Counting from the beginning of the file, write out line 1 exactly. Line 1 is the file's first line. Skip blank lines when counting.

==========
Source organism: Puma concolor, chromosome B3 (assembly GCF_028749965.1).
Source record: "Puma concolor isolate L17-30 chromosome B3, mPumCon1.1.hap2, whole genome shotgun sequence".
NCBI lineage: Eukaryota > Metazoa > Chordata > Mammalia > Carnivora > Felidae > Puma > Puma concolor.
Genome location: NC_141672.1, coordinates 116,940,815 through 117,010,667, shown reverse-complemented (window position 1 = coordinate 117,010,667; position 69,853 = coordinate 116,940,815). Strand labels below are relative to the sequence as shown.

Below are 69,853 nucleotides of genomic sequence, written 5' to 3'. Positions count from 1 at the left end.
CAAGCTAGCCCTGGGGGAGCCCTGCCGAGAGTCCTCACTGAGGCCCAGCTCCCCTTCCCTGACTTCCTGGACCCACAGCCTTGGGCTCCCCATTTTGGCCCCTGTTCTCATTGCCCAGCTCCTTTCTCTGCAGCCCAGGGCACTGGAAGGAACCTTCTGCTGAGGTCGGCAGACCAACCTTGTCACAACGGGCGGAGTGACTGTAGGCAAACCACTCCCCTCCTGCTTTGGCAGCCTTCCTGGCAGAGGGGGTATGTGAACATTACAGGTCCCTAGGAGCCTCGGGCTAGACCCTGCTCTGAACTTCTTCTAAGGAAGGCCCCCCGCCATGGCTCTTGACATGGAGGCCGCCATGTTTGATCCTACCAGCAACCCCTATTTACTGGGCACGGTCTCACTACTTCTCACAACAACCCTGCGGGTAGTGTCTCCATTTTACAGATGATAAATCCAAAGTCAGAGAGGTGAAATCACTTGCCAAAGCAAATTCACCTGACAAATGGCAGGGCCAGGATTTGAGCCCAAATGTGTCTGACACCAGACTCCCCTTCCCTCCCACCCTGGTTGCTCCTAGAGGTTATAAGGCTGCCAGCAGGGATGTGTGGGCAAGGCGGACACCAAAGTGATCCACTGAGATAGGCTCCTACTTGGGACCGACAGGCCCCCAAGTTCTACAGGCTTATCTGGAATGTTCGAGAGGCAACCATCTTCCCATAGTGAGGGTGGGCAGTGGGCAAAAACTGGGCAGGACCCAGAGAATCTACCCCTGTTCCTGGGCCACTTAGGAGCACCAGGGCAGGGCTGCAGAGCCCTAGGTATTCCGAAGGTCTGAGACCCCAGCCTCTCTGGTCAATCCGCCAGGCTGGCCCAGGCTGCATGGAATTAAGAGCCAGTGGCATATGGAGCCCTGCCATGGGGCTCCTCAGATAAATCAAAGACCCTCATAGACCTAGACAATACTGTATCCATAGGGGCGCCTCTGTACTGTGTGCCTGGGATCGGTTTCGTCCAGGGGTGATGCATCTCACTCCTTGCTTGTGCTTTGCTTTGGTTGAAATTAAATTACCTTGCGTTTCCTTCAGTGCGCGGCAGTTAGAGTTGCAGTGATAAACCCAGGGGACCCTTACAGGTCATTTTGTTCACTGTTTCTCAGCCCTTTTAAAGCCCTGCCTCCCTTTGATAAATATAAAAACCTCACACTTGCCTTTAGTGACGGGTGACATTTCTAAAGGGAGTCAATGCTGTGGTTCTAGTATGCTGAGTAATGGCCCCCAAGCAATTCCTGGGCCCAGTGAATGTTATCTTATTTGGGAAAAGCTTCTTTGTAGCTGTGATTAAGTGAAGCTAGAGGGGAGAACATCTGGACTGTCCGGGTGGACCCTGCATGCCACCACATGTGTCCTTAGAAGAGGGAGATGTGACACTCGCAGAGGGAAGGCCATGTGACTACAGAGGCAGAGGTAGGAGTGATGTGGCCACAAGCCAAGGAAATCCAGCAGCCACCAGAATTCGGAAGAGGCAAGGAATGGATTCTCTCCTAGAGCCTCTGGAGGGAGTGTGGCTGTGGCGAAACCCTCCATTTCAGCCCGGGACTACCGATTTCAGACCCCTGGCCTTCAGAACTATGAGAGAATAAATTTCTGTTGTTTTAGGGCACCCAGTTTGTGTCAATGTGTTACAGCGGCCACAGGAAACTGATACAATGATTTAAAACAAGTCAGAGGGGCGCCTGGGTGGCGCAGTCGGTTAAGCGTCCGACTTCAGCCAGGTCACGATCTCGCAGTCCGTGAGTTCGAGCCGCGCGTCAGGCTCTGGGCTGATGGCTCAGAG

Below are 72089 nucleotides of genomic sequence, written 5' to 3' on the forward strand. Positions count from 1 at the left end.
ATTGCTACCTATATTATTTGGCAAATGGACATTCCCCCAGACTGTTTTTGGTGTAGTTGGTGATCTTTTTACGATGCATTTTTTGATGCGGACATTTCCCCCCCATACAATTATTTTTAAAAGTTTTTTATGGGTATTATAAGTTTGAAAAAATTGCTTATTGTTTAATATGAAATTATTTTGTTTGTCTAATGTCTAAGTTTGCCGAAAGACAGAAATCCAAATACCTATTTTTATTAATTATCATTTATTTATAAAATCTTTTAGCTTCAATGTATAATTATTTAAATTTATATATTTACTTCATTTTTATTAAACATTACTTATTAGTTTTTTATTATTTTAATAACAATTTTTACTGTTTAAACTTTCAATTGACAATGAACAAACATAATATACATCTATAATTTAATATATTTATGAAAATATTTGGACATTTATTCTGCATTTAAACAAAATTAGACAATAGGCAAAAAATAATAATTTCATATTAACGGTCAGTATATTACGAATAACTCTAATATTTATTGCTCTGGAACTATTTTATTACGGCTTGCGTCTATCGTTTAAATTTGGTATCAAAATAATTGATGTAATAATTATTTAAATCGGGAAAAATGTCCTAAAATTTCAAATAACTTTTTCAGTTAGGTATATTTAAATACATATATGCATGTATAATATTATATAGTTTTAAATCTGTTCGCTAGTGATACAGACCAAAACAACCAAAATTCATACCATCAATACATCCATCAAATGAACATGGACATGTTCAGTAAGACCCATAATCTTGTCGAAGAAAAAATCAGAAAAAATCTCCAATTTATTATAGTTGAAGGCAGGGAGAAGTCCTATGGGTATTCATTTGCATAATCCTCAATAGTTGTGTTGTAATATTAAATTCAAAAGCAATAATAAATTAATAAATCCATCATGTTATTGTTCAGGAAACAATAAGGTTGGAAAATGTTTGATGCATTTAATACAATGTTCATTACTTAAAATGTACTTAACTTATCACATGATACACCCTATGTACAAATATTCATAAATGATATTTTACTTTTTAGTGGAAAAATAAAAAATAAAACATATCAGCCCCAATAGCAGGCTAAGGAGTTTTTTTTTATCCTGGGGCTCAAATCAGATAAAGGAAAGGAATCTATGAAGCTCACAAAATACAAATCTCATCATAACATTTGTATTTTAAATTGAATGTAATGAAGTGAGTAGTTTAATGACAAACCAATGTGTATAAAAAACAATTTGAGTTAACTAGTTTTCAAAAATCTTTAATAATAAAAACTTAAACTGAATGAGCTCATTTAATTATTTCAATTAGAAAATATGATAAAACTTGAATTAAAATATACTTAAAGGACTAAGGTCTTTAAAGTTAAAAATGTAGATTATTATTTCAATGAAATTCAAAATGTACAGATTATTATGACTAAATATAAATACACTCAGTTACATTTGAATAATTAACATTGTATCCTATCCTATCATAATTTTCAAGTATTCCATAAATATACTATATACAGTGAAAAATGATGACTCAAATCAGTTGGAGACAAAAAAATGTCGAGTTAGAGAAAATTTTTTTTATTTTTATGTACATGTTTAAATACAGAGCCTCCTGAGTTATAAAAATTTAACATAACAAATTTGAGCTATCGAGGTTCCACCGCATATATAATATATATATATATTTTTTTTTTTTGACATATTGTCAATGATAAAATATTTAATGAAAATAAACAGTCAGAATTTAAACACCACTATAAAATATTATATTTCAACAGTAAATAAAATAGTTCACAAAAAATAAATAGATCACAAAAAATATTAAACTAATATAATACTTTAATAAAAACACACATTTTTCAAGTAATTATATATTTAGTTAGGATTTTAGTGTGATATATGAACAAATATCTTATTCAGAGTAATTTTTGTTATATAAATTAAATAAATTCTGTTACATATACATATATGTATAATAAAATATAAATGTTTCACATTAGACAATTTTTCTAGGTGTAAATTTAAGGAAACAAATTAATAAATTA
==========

Source organism: Puma concolor, chromosome B3 (assembly GCF_028749965.1).